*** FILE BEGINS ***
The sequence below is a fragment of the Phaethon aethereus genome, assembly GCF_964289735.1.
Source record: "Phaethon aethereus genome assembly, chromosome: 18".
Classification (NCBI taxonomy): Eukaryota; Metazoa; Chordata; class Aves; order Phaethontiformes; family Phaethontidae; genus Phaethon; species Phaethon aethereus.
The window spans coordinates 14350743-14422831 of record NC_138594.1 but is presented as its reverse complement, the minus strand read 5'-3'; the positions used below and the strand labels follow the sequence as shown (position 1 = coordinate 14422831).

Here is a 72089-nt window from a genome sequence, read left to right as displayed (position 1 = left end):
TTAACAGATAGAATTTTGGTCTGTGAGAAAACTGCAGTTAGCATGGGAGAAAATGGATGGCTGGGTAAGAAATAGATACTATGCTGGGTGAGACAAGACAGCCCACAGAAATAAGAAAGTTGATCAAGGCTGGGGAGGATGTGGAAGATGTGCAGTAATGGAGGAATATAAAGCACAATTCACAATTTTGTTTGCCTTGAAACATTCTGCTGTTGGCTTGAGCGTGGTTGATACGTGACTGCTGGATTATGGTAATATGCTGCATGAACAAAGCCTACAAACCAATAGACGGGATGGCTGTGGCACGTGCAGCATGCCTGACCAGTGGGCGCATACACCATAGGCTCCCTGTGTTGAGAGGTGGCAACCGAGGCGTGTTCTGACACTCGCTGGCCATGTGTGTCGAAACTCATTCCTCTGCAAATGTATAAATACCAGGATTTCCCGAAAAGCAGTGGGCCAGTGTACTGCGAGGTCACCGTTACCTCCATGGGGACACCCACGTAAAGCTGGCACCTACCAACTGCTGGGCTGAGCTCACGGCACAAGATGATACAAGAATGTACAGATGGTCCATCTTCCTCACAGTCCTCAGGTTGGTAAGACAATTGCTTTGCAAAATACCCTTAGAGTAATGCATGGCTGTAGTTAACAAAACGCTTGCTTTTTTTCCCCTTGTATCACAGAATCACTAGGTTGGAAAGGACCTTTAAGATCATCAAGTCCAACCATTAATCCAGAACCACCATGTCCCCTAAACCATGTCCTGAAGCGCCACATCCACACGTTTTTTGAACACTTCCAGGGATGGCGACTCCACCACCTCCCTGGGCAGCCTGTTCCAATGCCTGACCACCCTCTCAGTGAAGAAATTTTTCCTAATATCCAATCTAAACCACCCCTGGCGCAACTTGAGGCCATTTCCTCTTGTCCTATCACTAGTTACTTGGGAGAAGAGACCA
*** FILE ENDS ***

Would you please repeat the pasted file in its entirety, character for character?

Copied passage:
The sequence below is a fragment of the Phaethon aethereus genome, assembly GCF_964289735.1.
Source record: "Phaethon aethereus genome assembly, chromosome: 18".
Classification (NCBI taxonomy): Eukaryota; Metazoa; Chordata; class Aves; order Phaethontiformes; family Phaethontidae; genus Phaethon; species Phaethon aethereus.
The window spans coordinates 14350743-14422831 of record NC_138594.1 but is presented as its reverse complement, the minus strand read 5'-3'; the positions used below and the strand labels follow the sequence as shown (position 1 = coordinate 14422831).

Here is a 72089-nt window from a genome sequence, read left to right as displayed (position 1 = left end):
TTAACAGATAGAATTTTGGTCTGTGAGAAAACTGCAGTTAGCATGGGAGAAAATGGATGGCTGGGTAAGAAATAGATACTATGCTGGGTGAGACAAGACAGCCCACAGAAATAAGAAAGTTGATCAAGGCTGGGGAGGATGTGGAAGATGTGCAGTAATGGAGGAATATAAAGCACAATTCACAATTTTGTTTGCCTTGAAACATTCTGCTGTTGGCTTGAGCGTGGTTGATACGTGACTGCTGGATTATGGTAATATGCTGCATGAACAAAGCCTACAAACCAATAGACGGGATGGCTGTGGCACGTGCAGCATGCCTGACCAGTGGGCGCATACACCATAGGCTCCCTGTGTTGAGAGGTGGCAACCGAGGCGTGTTCTGACACTCGCTGGCCATGTGTGTCGAAACTCATTCCTCTGCAAATGTATAAATACCAGGATTTCCCGAAAAGCAGTGGGCCAGTGTACTGCGAGGTCACCGTTACCTCCATGGGGACACCCACGTAAAGCTGGCACCTACCAACTGCTGGGCTGAGCTCACGGCACAAGATGATACAAGAATGTACAGATGGTCCATCTTCCTCACAGTCCTCAGGTTGGTAAGACAATTGCTTTGCAAAATACCCTTAGAGTAATGCATGGCTGTAGTTAACAAAACGCTTGCTTTTTTTCCCCTTGTATCACAGAATCACTAGGTTGGAAAGGACCTTTAAGATCATCAAGTCCAACCATTAATCCAGAACCACCATGTCCCCTAAACCATGTCCTGAAGCGCCACATCCACACGTTTTTTGAACACTTCCAGGGATGGCGACTCCACCACCTCCCTGGGCAGCCTGTTCCAATGCCTGACCACCCTCTCAGTGAAGAAATTTTTCCTAATATCCAATCTAAACCACCCCTGGCGCAACTTGAGGCCATTTCCTCTTGTCCTATCACTAGTTACTTGGGAGAAGAGACCA